Cliff Sosin Portfolio: Inside the Mind of an Investing Genius

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Jacob Wolinsky
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Founder of CAS Investment Partners Cliff Sosin has a two-decade-long investment career focused on value investing principles. He founded the company in 2012 and since then has delivered massive returns, with recently noted 96.5% returns during the pandemic 2020 year. Cliff Sosin’s portfolio holdings are valued at $973 million shared amongst 5 holdings.

The biggest holding in his portfolio is Carvana Co Class A stocks with 48.6% of the portfolio. This holding already shows the high concentration in his portfolio. In second place is the Hilton Grand Vacations Inc, followed by World Acceptance Corp. 

Recent trades include a massive increase in the Capital One Financial Corp holding and a decrease in the World Acceptance Corp position. Throughout the history of the CAS Investments Partners, they delivered impressive returns, so their approach to investing is a frequent question. We will go through Cliff Sosin’s background, holdings, and investment strategy, to try to find the reasons leading to these successes.

Key Holdings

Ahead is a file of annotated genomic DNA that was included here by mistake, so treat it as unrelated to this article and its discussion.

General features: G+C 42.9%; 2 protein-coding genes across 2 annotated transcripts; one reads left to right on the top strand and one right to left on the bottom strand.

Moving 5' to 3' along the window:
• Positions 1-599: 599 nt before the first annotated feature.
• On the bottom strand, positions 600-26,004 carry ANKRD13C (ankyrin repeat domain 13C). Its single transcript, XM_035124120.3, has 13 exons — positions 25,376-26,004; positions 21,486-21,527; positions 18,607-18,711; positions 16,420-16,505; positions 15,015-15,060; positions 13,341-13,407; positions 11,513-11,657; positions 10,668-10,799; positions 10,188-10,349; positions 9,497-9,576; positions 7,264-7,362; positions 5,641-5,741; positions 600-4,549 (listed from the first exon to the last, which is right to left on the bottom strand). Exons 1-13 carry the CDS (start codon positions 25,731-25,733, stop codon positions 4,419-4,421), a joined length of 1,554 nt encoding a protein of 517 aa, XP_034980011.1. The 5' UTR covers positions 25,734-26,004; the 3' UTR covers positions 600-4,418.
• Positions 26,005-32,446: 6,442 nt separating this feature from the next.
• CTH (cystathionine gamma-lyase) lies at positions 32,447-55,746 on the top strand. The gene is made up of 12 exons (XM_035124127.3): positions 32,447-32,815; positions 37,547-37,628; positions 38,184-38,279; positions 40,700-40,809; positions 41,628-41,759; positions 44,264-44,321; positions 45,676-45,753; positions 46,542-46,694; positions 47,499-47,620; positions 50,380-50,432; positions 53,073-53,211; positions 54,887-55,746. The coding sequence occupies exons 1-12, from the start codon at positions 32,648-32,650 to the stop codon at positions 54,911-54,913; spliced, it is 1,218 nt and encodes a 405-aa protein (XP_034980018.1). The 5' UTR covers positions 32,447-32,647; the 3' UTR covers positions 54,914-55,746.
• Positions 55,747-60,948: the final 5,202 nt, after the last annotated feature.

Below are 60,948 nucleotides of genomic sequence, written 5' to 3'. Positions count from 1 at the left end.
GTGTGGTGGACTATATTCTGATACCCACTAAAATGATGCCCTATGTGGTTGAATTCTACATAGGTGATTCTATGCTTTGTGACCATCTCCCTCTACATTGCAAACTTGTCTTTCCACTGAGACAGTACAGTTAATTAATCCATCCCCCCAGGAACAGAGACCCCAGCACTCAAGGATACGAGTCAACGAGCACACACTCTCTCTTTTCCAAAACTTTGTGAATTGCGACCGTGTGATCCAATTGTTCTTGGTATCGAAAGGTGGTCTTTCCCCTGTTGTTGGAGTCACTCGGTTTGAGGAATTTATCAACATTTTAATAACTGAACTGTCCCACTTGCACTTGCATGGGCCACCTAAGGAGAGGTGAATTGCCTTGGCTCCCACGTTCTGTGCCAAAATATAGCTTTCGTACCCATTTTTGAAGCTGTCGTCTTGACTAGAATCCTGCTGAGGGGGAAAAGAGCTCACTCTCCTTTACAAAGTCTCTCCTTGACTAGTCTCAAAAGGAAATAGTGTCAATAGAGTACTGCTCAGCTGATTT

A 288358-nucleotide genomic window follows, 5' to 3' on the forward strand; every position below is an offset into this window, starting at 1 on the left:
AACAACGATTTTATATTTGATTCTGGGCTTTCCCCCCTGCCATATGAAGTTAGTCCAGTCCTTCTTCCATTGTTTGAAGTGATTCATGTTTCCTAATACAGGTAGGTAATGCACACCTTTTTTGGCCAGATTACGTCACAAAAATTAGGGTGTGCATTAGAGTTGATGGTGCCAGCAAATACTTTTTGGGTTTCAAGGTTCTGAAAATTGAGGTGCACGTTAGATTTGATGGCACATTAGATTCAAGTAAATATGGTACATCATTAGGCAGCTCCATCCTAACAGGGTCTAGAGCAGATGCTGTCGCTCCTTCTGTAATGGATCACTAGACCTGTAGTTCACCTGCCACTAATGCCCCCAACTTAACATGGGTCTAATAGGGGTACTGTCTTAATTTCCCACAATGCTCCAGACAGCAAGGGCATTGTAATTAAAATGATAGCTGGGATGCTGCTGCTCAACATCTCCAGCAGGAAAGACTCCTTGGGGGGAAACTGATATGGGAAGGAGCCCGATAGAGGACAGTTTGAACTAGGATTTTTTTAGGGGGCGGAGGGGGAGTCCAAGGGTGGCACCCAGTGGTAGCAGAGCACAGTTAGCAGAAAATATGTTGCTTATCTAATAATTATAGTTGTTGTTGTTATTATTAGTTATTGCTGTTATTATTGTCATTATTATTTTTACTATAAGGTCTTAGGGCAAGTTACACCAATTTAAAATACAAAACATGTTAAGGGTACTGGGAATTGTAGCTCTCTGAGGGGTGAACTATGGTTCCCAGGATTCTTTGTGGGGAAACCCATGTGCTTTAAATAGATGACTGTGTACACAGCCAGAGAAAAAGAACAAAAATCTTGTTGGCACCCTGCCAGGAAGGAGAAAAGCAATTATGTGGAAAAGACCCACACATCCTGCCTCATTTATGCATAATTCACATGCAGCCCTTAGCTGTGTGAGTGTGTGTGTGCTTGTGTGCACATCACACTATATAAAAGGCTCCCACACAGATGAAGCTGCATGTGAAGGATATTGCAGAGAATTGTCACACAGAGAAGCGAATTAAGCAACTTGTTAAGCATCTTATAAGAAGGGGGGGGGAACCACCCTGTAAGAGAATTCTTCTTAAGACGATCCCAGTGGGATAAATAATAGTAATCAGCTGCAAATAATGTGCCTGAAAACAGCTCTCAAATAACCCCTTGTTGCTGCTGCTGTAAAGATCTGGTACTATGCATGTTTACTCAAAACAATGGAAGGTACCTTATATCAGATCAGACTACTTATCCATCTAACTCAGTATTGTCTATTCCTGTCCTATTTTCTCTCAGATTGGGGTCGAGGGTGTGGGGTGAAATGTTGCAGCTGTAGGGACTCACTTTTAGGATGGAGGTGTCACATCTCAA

• Carvana Co Class A (NASDAQ:CVNA) with 48.6% of the portfolio

Cliff Sosin is the biggest holder of this online trader of used cars. He currently owns 6.83 million shares valued at $473 million. He has been trading their shares since 2018 and his total investment in this holding is $441 million. He made the last trade in Q3 2022 when he finished the streak of share increases in this holding. Since then the price has been falling but recently it has shown a glimpse of a chance of moving in an upwards direction. This holding generated a minimum gain of 7.3%.

  • Hilton Grand Vacations Inc (NYSE:HGV) with 32.59% of the portfolio

Clifford Sosin started investing in Hilton Grand Vacations in Q3 2021 and now owns 6.77 million shares. During late 2022 and 2023, he trimmed this holding to this size and it is now valued at $317 million. This holding generated minimal returns of 6.3% so far.

  • World Acceptance Corp (NASDAQ:WRLD) with 7.51% of the portfolio

CAS Investment Partners own 9.57% of all World Acceptance Corp outstanding stocks. This small-loan finance business company’s holding generated a gain of 47% since Q4 2017 when they started trading it. In 2023 they sold about 200 thousand stocks, for $107 and $117 respectively, and since then the price of stocks has risen to a reported price of $130. They invested in the stake a total of $47 while its current value is at $73 million.

  • Capital One Financial Corp holding (NYSE:COF) with 7.43% of the portfolio

A new holding dating to Q4 2022 has delivered a gain of 30% in just a year. Sosin invested $55.5 million in this holding while its current value is $72.3 million. Their stock price is on the rise and since October 2023 it has risen from $90 to $135. In Q4 2023 they increased the position by buying 184 thousand shares at $107.